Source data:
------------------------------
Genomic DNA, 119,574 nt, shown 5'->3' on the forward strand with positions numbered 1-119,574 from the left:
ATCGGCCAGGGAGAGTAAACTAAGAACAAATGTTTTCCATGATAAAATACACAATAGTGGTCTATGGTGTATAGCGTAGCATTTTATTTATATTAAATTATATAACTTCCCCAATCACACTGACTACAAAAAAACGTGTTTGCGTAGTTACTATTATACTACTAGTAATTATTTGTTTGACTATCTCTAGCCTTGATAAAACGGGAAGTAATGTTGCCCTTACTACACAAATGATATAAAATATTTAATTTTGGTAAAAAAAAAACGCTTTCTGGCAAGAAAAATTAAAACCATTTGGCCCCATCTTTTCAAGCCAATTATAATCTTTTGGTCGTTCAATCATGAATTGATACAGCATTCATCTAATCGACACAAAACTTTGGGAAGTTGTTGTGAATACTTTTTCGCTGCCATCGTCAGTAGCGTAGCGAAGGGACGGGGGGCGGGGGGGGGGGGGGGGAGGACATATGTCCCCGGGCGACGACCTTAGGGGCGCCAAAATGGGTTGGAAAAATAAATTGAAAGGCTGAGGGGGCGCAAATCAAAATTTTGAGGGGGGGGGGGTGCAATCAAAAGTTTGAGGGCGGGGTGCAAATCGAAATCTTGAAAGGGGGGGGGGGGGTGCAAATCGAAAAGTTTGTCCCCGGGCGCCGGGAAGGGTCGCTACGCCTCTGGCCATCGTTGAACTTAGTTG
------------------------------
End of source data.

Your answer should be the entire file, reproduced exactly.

Genomic DNA, 119,574 nt, shown 5'->3' on the forward strand with positions numbered 1-119,574 from the left:
ATCGGCCAGGGAGAGTAAACTAAGAACAAATGTTTTCCATGATAAAATACACAATAGTGGTCTATGGTGTATAGCGTAGCATTTTATTTATATTAAATTATATAACTTCCCCAATCACACTGACTACAAAAAAACGTGTTTGCGTAGTTACTATTATACTACTAGTAATTATTTGTTTGACTATCTCTAGCCTTGATAAAACGGGAAGTAATGTTGCCCTTACTACACAAATGATATAAAATATTTAATTTTGGTAAAAAAAAAACGCTTTCTGGCAAGAAAAATTAAAACCATTTGGCCCCATCTTTTCAAGCCAATTATAATCTTTTGGTCGTTCAATCATGAATTGATACAGCATTCATCTAATCGACACAAAACTTTGGGAAGTTGTTGTGAATACTTTTTCGCTGCCATCGTCAGTAGCGTAGCGAAGGGACGGGGGGCGGGGGGGGGGGGGGGGAGGACATATGTCCCCGGGCGACGACCTTAGGGGCGCCAAAATGGGTTGGAAAAATAAATTGAAAGGCTGAGGGGGCGCAAATCAAAATTTTGAGGGGGGGGGGGTGCAATCAAAAGTTTGAGGGCGGGGTGCAAATCGAAATCTTGAAAGGGGGGGGGGGGGTGCAAATCGAAAAGTTTGTCCCCGGGCGCCGGGAAGGGTCGCTACGCCTCTGGCCATCGTTGAACTTAGTTG